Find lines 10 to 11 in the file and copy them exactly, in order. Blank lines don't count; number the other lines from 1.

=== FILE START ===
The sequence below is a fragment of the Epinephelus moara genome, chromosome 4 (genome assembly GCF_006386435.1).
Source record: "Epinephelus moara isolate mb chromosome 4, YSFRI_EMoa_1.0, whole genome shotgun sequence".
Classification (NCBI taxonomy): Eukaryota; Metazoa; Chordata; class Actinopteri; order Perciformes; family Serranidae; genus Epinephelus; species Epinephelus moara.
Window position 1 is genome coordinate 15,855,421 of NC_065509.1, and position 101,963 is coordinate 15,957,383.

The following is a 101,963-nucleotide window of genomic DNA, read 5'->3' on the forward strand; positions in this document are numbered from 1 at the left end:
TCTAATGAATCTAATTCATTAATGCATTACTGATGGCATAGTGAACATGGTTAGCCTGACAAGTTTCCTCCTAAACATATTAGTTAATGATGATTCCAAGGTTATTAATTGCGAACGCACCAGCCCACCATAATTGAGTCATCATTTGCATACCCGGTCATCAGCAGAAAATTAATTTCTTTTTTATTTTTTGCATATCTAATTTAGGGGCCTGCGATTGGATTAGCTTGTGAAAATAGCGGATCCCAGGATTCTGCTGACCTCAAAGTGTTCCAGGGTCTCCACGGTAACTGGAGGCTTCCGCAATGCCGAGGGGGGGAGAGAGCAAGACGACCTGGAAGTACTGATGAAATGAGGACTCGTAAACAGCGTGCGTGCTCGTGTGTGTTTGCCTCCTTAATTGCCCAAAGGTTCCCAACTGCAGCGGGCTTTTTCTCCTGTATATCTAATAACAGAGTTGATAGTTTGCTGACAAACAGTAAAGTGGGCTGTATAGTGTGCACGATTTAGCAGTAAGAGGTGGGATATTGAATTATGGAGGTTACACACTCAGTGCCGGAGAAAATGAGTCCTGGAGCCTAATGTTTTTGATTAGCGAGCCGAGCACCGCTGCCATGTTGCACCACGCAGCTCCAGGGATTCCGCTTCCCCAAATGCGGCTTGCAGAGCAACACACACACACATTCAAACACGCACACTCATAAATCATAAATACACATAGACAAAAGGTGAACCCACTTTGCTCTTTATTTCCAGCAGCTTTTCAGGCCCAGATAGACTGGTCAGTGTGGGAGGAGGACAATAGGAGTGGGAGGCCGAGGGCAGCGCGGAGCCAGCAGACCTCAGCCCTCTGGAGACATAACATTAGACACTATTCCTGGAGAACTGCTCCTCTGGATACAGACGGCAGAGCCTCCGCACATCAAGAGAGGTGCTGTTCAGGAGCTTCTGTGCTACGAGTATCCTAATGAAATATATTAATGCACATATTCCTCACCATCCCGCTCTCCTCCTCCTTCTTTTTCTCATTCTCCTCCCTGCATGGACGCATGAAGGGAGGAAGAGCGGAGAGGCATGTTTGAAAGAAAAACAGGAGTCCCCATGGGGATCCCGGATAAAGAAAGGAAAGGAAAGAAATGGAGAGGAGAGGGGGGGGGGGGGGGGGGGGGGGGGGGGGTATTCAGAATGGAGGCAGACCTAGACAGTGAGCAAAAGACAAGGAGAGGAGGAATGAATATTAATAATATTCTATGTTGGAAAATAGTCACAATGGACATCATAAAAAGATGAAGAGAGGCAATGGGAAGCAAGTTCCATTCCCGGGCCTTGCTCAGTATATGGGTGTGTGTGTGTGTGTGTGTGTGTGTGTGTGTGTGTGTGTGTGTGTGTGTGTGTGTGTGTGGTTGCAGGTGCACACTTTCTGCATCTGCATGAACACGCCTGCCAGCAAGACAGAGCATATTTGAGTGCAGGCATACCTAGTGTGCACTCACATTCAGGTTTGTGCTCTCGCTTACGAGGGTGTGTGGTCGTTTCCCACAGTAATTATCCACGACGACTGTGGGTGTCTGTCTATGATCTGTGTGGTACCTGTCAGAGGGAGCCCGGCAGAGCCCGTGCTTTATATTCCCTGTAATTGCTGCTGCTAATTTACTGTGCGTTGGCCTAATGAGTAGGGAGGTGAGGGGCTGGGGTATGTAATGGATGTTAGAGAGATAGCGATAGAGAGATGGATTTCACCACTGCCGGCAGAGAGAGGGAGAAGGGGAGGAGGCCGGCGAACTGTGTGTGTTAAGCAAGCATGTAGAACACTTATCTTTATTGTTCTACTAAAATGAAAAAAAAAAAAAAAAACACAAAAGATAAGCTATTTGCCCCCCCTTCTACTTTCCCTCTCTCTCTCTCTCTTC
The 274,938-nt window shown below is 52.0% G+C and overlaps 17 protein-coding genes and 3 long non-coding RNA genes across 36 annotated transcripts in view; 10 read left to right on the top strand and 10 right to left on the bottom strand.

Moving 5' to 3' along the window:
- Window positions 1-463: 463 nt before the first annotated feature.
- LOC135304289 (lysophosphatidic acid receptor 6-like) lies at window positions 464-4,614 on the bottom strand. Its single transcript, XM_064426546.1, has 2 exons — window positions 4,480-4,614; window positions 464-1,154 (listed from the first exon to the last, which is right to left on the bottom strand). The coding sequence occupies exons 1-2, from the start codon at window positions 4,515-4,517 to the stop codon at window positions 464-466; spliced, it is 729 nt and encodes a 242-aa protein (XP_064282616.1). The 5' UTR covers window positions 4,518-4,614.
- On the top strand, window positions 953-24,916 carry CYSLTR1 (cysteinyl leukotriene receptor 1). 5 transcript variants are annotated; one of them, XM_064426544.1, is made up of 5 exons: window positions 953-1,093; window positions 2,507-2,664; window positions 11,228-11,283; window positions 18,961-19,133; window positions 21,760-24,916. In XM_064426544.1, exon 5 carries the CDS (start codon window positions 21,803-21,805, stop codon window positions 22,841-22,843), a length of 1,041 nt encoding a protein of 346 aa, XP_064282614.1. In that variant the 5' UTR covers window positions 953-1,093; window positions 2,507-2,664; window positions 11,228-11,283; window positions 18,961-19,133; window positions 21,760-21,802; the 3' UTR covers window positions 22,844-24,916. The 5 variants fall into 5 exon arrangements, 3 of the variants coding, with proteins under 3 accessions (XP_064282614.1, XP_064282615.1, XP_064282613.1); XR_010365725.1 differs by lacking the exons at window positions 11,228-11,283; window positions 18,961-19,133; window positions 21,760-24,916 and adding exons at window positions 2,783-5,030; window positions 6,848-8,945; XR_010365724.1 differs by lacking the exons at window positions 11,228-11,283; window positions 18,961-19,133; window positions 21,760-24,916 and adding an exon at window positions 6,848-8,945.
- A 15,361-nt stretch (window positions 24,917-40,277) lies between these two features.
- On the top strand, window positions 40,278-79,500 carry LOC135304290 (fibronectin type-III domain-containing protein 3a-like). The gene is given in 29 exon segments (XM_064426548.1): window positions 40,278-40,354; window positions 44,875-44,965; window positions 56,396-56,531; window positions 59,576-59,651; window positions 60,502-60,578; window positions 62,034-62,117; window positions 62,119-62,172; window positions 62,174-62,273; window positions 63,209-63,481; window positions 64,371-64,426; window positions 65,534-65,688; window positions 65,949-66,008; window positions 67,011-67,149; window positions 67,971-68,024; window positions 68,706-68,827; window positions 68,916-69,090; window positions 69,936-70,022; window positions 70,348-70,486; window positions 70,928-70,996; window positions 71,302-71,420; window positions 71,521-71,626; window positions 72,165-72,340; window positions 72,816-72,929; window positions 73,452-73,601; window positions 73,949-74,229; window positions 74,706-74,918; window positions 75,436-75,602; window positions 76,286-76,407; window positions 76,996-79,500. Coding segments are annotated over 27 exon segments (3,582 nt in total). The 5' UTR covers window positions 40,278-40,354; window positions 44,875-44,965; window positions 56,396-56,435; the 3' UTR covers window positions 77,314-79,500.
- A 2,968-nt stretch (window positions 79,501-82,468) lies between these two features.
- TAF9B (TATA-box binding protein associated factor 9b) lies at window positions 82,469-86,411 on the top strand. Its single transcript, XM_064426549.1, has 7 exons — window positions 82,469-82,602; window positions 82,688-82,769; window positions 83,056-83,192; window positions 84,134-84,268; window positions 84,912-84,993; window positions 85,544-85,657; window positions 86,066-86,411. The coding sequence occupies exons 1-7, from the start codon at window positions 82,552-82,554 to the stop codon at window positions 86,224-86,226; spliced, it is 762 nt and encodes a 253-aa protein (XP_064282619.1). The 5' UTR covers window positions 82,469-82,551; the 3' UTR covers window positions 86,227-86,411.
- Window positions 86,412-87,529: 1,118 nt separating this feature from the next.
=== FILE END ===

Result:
- LOC135304289 (lysophosphatidic acid receptor 6-like) lies at window positions 464-4,614 on the bottom strand. Its single transcript, XM_064426546.1, has 2 exons — window positions 4,480-4,614; window positions 464-1,154 (listed from the first exon to the last, which is right to left on the bottom strand). The coding sequence occupies exons 1-2, from the start codon at window positions 4,515-4,517 to the stop codon at window positions 464-466; spliced, it is 729 nt and encodes a 242-aa protein (XP_064282616.1). The 5' UTR covers window positions 4,518-4,614.
- On the top strand, window positions 953-24,916 carry CYSLTR1 (cysteinyl leukotriene receptor 1). 5 transcript variants are annotated; one of them, XM_064426544.1, is made up of 5 exons: window positions 953-1,093; window positions 2,507-2,664; window positions 11,228-11,283; window positions 18,961-19,133; window positions 21,760-24,916. In XM_064426544.1, exon 5 carries the CDS (start codon window positions 21,803-21,805, stop codon window positions 22,841-22,843), a length of 1,041 nt encoding a protein of 346 aa, XP_064282614.1. In that variant the 5' UTR covers window positions 953-1,093; window positions 2,507-2,664; window positions 11,228-11,283; window positions 18,961-19,133; window positions 21,760-21,802; the 3' UTR covers window positions 22,844-24,916. The 5 variants fall into 5 exon arrangements, 3 of the variants coding, with proteins under 3 accessions (XP_064282614.1, XP_064282615.1, XP_064282613.1); XR_010365725.1 differs by lacking the exons at window positions 11,228-11,283; window positions 18,961-19,133; window positions 21,760-24,916 and adding exons at window positions 2,783-5,030; window positions 6,848-8,945; XR_010365724.1 differs by lacking the exons at window positions 11,228-11,283; window positions 18,961-19,133; window positions 21,760-24,916 and adding an exon at window positions 6,848-8,945.